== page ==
Paris, mon amour

You may think that, since you’ve seen her many times in pictures, you already know how she is. You may believe that, since you’ve been told about her so much, you already know her. But you would be wrong, because you can’t know her until you’re in front of her, until you talk to her and you listen to her. And then, you would see that she’s not like you saw in pictures, that she’s not like you had been told. Because she has many faces, many personalities. At least, one for each lover…

Tour Eiffel

Someone might look in her for that bohemian love that draws shadows of Toulouse Lautrec in the narrow streets of Montmartre, that love of quick stroke painters for a few euros, love of accursed poets in Le Moulin de la Galette or Le Consulat café.

To others, she would be elegant, coquette, also arrogant, of expensive taste. A refined little princess, in love with fashion and boutiques of rue Royale. Her best friends would be the diamonds from Place Vendôme, and any date would always include champagne, maybe in the crêperie of La Compagnie de Bretagne (rue de L’Ecole de Medecine).

The former and the latter can hook a padlock with their initials engraved to the Pont des Arts and throw the key to the Seine.

She may wear black-rimmed glasses, she may like independent cinema and indie music and spend hours at Centre Pompidou (she calls it Beaubourg), to see avant-garde art inside an even more avant-garde (and odd) building. She may paint her toenails in pink and wear sandals, a summer dress and a broad-brimmed hat. Then, she would go to Paris-plage, or to a terrace in Montparnasse, where everybody seat looking at the street, to look and, above all, to be looked. Because she’s always vain.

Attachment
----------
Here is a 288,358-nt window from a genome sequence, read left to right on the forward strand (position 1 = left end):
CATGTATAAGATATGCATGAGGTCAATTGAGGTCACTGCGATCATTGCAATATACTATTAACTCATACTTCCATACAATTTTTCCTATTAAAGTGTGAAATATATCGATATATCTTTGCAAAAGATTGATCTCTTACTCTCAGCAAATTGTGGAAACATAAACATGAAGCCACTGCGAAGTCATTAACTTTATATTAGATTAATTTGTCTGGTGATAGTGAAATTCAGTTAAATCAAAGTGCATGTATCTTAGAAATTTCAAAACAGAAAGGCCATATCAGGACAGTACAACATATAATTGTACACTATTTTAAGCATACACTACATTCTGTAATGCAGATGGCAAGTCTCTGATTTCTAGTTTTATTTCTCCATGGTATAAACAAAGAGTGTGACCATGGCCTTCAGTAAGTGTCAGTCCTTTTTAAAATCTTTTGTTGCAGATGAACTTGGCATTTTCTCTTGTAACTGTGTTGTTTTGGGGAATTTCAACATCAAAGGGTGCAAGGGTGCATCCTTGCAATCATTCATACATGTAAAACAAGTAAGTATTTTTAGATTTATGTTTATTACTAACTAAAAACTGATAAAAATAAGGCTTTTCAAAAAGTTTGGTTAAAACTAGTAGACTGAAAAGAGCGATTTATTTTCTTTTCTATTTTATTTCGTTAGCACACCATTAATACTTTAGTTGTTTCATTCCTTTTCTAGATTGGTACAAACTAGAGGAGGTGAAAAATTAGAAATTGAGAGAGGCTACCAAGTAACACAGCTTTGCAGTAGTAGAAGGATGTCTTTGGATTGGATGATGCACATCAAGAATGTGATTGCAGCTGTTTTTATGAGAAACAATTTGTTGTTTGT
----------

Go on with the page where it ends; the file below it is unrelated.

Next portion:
Notre Dame

She’s a good student and she understand every language: Chinese in Belleville, Arab in Couronnes, English and Spanish in the Champ de Mars… They even say that she spoke Latin around the Sorbonne… But, when dealing with strangers and visitors, she only speaks French. It’s not ignorance: it’s pride. And she’s not short of reasons to be so. She could tell you stories that go back to the beginning of time… Epic stories of merovingian kings, some of them still buried at the basilica of Saint-Denis, and others lost forever just because they were buried in meltable tombs; legends about Mary Magdalene and sacred chalices, of a child queen and days of revolutionary terror that finished in catacombs for many and in the Pantheon for some; she could give you news about a patriotic resistence, and also of an engineer who insisted on touching the sky with a tower of metal they called la Dame de Fer.

She can be diligent, like the smart people that run across the financial district of La Défense: an impressive collection of skyscrapers that, one day back in 1990, were dressed with light and music like it has never been seen since. Although she never misses music or dancing, and she likes every style: it could be chanson in an open-air dance at Canal de l’Ourcq, tango at Montreuil, salsa at Rue Papillon, hip-hop in the subway, waltz in Versailles, opera in the Bastille, classical in Châtelet…

She can wear casual and practice jogging in Parc de Buttes Chaumont, but at night she wears her best clothes. Her face lights up with a clear brightness if she looks to Sacre Coeur, ocher-coloured if she looks to Arc de Triumph and with a thousand stars each time she stops by the Tour Eiffel.

All this because Paris is a woman. And you don’t know her until you listen to her, until you spoke to her. In French, of course.

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